Happily, yesterday was an altogether different experience. We took a drive on a bright, blue morning up to the remote hilltop village of Messanagros. The light was impossibly vivid and the temperature in Kiotari approaching 20ºC when we left. Up at Messanagros, where the wind always blows, it felt fresh and was more likely around 15º, when not sheltered by the buildings. As we walked the village the temperature climbed steadily and it began to feel quite pleasantly warm. Passing one rusty old gate, which led into a small concrete yard, fronting a small cottage, the door of which was one of those that's permanently open, since on the side of the house that faces the yard there is no other light source for the interior room, we bade kalimer'a to a middle aged woman dressed in dark clothes that she'd evidently worn daily for some considerable time. She returned the greeting and so began a short conversation. She bade us come in and we then met her mother, a tiny old stick of a woman who was dressed entirely in black, including the headscarf which framed her oval, leathery face. She smiled but allowed the younger woman, who, upon asking we discovered was her daughter, to continue the conversation.

"Where do you live? Do you own your house or do you rent? What work do you do? Do you have children? How long have you been married?" She fired such questions in quick succession. 

One gets used to the fact that such questions are not considered intrusive in Greek culture, you are expected to answer them succinctly, otherwise you may give offense. Upon being told that my wife's mother had been Greek, our host immediately dug her evidently soily hand into a glass bowl on her old wooden table and thrust a clutch of wrapped boiled sweets into each of our palms.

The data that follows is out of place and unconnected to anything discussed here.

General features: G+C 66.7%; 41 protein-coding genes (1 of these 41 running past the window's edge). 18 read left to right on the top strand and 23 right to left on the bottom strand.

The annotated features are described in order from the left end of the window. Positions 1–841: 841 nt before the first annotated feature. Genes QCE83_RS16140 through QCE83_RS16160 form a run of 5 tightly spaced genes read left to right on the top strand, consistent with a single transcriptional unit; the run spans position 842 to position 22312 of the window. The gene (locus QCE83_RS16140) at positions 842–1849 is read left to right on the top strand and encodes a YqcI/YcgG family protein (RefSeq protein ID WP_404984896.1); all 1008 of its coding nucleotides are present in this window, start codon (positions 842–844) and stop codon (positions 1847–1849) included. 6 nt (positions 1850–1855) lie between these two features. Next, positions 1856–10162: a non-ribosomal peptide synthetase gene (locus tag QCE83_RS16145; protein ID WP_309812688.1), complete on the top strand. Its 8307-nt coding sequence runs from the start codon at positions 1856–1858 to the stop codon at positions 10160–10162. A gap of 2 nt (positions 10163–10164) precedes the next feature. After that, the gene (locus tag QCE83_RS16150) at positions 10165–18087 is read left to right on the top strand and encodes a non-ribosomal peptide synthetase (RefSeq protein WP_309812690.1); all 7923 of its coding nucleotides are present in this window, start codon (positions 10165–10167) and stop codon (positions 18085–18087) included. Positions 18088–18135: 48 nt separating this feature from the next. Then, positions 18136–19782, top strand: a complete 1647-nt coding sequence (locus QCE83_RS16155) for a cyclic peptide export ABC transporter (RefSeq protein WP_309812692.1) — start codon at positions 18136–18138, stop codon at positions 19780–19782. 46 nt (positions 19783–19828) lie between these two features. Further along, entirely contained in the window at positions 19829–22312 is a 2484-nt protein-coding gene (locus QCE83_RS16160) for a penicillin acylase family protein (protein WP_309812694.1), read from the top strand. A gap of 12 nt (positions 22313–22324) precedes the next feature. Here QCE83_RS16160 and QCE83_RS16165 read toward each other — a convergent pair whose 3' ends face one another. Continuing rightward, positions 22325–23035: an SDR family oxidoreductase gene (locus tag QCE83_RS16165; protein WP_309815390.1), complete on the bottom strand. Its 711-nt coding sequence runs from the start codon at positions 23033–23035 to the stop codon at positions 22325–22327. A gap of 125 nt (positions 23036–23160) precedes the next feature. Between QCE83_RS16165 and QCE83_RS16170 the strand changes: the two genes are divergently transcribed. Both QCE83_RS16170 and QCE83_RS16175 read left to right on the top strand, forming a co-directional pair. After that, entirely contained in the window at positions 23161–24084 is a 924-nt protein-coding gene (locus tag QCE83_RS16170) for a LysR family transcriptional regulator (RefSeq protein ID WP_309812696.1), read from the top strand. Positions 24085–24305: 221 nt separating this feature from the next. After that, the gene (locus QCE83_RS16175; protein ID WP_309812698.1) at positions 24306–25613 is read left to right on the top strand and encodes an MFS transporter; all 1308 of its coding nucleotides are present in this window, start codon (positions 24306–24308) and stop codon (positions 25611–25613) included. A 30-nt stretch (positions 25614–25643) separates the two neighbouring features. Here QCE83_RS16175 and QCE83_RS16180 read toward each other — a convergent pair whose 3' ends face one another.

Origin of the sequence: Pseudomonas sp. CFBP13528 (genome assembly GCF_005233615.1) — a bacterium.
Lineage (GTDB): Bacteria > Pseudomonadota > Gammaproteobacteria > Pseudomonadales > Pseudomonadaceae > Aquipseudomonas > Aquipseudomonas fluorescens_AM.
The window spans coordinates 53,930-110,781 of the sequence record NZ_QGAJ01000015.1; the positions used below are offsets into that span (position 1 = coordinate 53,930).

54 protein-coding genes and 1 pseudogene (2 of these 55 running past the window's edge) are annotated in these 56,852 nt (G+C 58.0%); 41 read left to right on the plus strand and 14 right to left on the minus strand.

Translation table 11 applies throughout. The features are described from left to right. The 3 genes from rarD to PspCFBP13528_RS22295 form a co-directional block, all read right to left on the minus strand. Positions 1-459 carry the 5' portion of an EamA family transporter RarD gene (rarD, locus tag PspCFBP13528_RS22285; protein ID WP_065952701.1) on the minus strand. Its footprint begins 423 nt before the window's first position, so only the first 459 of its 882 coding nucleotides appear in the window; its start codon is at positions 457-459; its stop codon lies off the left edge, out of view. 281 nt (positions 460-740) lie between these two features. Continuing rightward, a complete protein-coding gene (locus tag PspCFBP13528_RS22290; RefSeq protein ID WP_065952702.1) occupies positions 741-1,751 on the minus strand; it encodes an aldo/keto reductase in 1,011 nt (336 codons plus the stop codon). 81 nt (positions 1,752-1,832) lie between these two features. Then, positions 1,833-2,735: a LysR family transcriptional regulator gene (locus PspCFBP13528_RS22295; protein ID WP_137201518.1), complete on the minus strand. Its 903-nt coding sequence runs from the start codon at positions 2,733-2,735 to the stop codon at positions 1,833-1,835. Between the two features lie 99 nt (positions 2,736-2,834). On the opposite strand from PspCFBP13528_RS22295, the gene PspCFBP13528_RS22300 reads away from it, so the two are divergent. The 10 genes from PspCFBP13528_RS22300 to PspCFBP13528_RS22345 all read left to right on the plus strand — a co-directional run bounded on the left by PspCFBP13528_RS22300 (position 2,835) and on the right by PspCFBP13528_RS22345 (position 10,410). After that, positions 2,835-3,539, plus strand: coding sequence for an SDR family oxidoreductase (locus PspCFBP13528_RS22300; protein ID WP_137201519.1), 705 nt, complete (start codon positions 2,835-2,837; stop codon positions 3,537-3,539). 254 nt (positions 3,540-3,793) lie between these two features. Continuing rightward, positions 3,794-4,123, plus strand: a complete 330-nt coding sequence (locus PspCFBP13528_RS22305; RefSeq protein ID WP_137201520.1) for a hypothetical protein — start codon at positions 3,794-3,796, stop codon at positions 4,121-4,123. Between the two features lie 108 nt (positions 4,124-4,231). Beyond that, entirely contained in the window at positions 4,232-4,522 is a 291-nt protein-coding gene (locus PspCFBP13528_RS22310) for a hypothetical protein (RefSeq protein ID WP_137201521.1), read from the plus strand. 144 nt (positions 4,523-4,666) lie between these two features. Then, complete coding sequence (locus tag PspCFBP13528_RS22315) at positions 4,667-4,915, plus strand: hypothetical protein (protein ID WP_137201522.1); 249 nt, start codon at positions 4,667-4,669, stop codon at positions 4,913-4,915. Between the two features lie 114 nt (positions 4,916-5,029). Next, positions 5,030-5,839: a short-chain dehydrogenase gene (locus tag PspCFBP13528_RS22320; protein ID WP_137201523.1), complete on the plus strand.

The room in which we stood was basic - to be kind about it. As is so often true of older village houses, the floor was bare concrete, the walls various shades of grubbiness from years of not having seen a roller and there was an ancient "so'ba" [log-burning stove] in one corner, stack of logs to one side. An old sink hung precariously from another wall and something which once resembled lace hung across the small window at the far end of the room, trying to masquerade as curtains. Such people can only be described as paupers, yet they are always generous with what little they have. It appeared that the older woman, the mother, was a widow and the younger (who must have been fifty if a day) spoke in such terms as to leave us in no doubt that she was sure she'd some day be snapped up by some lucky chap and would then produce an heir for her dear old mum.
"I'm still young" she declared, when we asked her if she was married or had children.

The photos were taken with my mobile, so the definition's not so great I'm afraid. We made our excuses and prepared to bid our hosts goodbye, stepping into the bright sunshine of the yard. The younger woman sped ahead of us across ten feet or so of once white-painted concrete to the huge pink rose bush growing beside the old gate and plucked two roses, along with twelve inches or so of stem, one for each of us. She pressed them into our hands and gave us a huge smile as we left, adding that we must drop in again next time we were passing.